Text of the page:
Why conception isn’t the end of stress and anxiety for IVF couples

Proud parents Carol and Nick Ions
Proud parents Carol and Nick Ions
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It is the life-changing event that for many couples only arrives after months or even years of uncertainty and emotional turmoil.

And according to a new study, conceiving is not the end of the anxiety for parents who use fertility treatment to have a baby as their need for extra antenatal support is not being addressed by those responsible for drawing up health policy.

Couples who have conceived after fertility treatment need more antenatal care and support, a study has suggested.

Couples who have conceived after fertility treatment need more antenatal care and support, a study has suggested.

Researchers from the University of Bristol interviewed women and their partners to find out about their experiences of antenatal care following in vitro fertilisation (IVF) for a study published in the British Journal of General Practice.

Finding gaps in their care after leaving the fertility clinic for primary care and then NHS maternity services, the study suggested couples who have successfully conceived following fertility treatment need additional antenatal care and support.

Among the celebrities to have conceived through IVF are singers Mariah Carey and Celine Dion, as well as actress Emma Thompson.

Lead researcher Dr Lydia French said: “These are important messages for general practice and the antenatal care of women who have conceived after infertility treatment.

“There is definitely that worry when you leave the comfort of the clinic, you have gone through so much emotional turmoil and stress to something you have no control over because the NHS is such a juggernaut.”

Carol Ions, who conceived through IVF after 12 years of trying

“The combination of early pregnancy, few pregnancy symptoms, anxiety over possible loss of the pregnancy, and women’s lack of trust in their body to maintain the pregnancy, in some cases, had led to couples presenting at early pregnancy clinics, accident and emergency centres, or paying for private scans.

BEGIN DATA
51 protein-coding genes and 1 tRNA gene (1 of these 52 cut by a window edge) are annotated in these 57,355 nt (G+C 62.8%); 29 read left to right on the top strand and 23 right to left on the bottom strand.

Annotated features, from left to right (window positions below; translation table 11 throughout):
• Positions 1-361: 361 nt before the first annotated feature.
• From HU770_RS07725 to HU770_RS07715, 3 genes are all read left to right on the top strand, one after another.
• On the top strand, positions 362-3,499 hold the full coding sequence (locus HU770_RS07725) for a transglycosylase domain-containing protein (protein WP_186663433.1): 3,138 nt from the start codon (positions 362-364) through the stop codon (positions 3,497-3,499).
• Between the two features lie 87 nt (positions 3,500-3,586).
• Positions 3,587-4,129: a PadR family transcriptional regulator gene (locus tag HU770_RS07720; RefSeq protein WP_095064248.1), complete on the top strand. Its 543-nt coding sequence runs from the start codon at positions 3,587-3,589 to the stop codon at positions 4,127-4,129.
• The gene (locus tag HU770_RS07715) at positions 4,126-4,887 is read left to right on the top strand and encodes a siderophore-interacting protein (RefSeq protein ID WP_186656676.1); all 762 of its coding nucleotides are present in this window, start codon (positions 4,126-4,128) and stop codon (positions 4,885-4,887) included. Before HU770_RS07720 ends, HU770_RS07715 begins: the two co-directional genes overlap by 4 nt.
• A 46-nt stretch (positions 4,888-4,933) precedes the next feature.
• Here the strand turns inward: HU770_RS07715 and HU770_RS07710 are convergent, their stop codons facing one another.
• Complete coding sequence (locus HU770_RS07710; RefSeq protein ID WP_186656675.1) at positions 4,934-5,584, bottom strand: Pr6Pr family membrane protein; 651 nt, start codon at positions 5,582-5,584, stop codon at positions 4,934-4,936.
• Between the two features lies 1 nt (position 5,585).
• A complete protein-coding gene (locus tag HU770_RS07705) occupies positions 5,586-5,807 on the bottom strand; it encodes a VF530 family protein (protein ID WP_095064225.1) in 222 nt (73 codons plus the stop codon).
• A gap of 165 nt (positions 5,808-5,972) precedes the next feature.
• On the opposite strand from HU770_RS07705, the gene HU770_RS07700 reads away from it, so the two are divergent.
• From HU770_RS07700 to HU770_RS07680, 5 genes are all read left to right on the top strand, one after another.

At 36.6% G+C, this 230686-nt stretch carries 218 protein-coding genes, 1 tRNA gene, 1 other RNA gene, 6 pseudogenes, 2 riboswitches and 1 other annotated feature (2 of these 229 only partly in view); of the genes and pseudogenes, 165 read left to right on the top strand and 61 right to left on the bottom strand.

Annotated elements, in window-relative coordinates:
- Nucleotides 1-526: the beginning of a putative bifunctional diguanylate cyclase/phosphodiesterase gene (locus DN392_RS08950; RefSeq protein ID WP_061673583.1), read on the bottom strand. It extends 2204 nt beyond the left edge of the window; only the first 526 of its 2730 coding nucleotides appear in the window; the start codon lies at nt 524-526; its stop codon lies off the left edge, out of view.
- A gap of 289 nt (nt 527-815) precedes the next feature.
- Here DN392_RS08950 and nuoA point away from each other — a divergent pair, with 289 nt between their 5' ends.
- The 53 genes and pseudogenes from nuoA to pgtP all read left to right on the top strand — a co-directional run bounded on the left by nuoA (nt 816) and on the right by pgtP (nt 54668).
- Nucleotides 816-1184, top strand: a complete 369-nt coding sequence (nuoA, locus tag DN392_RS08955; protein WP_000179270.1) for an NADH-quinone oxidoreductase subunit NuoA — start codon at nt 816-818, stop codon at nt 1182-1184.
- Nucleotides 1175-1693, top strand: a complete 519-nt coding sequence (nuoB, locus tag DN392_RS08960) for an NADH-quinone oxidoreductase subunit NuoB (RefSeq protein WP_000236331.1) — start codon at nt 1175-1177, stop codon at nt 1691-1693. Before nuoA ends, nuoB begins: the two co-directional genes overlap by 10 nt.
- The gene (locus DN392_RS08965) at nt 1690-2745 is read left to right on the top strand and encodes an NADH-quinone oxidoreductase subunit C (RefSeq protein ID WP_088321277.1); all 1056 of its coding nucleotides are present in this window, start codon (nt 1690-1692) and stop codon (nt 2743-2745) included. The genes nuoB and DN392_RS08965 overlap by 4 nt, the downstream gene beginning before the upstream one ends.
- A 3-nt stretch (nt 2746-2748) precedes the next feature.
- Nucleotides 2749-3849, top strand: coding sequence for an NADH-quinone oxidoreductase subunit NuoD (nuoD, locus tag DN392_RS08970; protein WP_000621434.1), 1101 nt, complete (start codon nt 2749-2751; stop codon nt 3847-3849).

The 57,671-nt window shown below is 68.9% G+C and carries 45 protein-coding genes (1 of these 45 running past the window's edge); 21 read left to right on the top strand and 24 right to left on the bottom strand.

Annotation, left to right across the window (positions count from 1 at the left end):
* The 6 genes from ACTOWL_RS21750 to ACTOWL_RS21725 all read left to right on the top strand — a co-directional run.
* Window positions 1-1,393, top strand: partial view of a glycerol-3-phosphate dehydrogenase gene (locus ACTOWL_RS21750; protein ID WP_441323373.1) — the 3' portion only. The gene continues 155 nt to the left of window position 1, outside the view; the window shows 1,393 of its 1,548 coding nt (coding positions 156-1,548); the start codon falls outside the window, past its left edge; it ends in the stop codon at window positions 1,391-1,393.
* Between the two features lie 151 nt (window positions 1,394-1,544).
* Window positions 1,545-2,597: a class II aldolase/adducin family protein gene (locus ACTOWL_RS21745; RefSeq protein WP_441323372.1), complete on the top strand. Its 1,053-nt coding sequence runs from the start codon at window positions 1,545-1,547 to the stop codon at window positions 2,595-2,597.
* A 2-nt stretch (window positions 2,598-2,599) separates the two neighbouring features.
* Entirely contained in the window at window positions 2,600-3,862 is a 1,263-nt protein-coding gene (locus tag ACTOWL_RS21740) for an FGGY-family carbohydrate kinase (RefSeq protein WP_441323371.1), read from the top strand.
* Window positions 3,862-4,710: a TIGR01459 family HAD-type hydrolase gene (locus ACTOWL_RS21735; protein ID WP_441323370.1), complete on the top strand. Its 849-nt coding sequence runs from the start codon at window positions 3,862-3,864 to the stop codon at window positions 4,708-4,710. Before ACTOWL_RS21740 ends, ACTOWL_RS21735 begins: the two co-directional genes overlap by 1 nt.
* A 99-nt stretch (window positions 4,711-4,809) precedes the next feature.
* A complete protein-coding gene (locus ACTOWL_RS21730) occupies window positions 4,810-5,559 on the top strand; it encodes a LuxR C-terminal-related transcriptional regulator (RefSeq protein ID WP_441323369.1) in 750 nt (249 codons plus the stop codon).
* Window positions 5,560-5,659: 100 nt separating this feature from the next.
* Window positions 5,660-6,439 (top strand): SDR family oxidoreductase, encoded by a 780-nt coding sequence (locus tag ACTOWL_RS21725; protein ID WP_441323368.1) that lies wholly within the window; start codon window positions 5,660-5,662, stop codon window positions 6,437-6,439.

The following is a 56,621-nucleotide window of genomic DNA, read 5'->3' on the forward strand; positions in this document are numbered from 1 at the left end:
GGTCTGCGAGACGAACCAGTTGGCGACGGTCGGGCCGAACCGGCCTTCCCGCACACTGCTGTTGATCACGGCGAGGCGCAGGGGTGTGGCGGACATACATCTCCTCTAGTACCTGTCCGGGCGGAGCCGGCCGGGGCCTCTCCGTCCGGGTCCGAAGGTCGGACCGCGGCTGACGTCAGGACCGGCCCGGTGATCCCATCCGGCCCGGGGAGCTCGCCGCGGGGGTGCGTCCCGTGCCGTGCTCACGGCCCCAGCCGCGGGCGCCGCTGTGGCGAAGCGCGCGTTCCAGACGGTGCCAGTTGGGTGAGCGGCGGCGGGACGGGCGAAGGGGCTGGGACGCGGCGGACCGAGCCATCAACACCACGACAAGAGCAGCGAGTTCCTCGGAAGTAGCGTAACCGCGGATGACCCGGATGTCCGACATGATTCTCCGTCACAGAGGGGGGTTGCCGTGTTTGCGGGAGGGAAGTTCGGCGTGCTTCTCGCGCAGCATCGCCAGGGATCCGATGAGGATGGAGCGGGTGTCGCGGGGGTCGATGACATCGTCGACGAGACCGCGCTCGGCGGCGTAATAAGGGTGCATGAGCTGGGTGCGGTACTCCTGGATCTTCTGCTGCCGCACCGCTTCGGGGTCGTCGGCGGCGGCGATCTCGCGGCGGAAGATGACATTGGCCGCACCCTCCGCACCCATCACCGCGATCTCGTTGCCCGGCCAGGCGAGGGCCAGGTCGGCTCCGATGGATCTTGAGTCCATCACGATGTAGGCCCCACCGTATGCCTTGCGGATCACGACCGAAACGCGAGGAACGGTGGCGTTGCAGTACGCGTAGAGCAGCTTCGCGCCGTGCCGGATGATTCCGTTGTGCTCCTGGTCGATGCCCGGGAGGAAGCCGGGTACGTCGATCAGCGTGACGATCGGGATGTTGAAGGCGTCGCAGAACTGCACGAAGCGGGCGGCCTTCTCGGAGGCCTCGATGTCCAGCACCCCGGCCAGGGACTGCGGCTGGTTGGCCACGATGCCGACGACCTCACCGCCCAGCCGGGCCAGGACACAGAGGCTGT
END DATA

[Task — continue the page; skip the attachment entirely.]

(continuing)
“It was also evident that both men and women found it difficult to prepare for childbirth and parenthood because they feared losing the pregnancy.

“This, combined with feeling different to the normal birth population, made some couples reluctant to join antenatal classes.”

The findings of the study ring true for Carol Ions, 43, a civil servant from Sheffield, who gave birth to daughter Neve, now aged two, in 2013 after spending 12 years trying to conceive with husband Nick.

Julian and Lisa Glossop with their daughter Gracie-Fay Glossop. Picture taken in 2011.

Julian and Lisa Glossop with their daughter Gracie-Fay Glossop. Picture taken in 2011.

The couple went through four unsuccessful courses of IVF in their battle to conceive. But it wasn’t until a doctor in Sheffield carried out a series of extra tests that the couple learned that Mrs Ions had a gene mutation.

This affected the clotting of her blood and, potentially, her ability to get pregnant. She was given daily injections of a blood-thinning drug during her IVF treatment. And soon afterwards she learned she was expecting, giving birth to Neve at the Jessop Wing Hospital in Sheffield.

She admits she was anxious after moving from the CARE fertility clinic in Sheffield, where she had received one-to-one treatment, to the care of the NHS.

She said: “When I had the initial meeting with the consultant I was really worried. I was 40 and an older mum, the baby was so precious because we had been trying for so long.

“I was really worried about going through child-birth and she offered me a caesarean because of my concerns about what might happen.

“I was worried the NHS would let me down, but they didn’t in the end, they were fantastic. I was really worried about leaving the great care I had paid for and going to the NHS.

“Part way into my pregnancy, everyone gets checked for gestational diabetes, I had a very slightly higher indicator and because of that the amount of monitoring his higher. I had more scans and that made me feel a lot better, I got to see Neve growing through the weeks.

“There is definitely that worry when you leave the comfort of the clinic, you have gone through so much emotional turmoil and stress to something you have no control over because the NHS is such a juggernaut.”

Lisa Glossop, 39, from Doncaster, spent a decade trying to conceive with husband Julian and needed a gastric bypass for her weight to be suitable for her to be given IVF, but gave birth to baby Gracie in December 2009.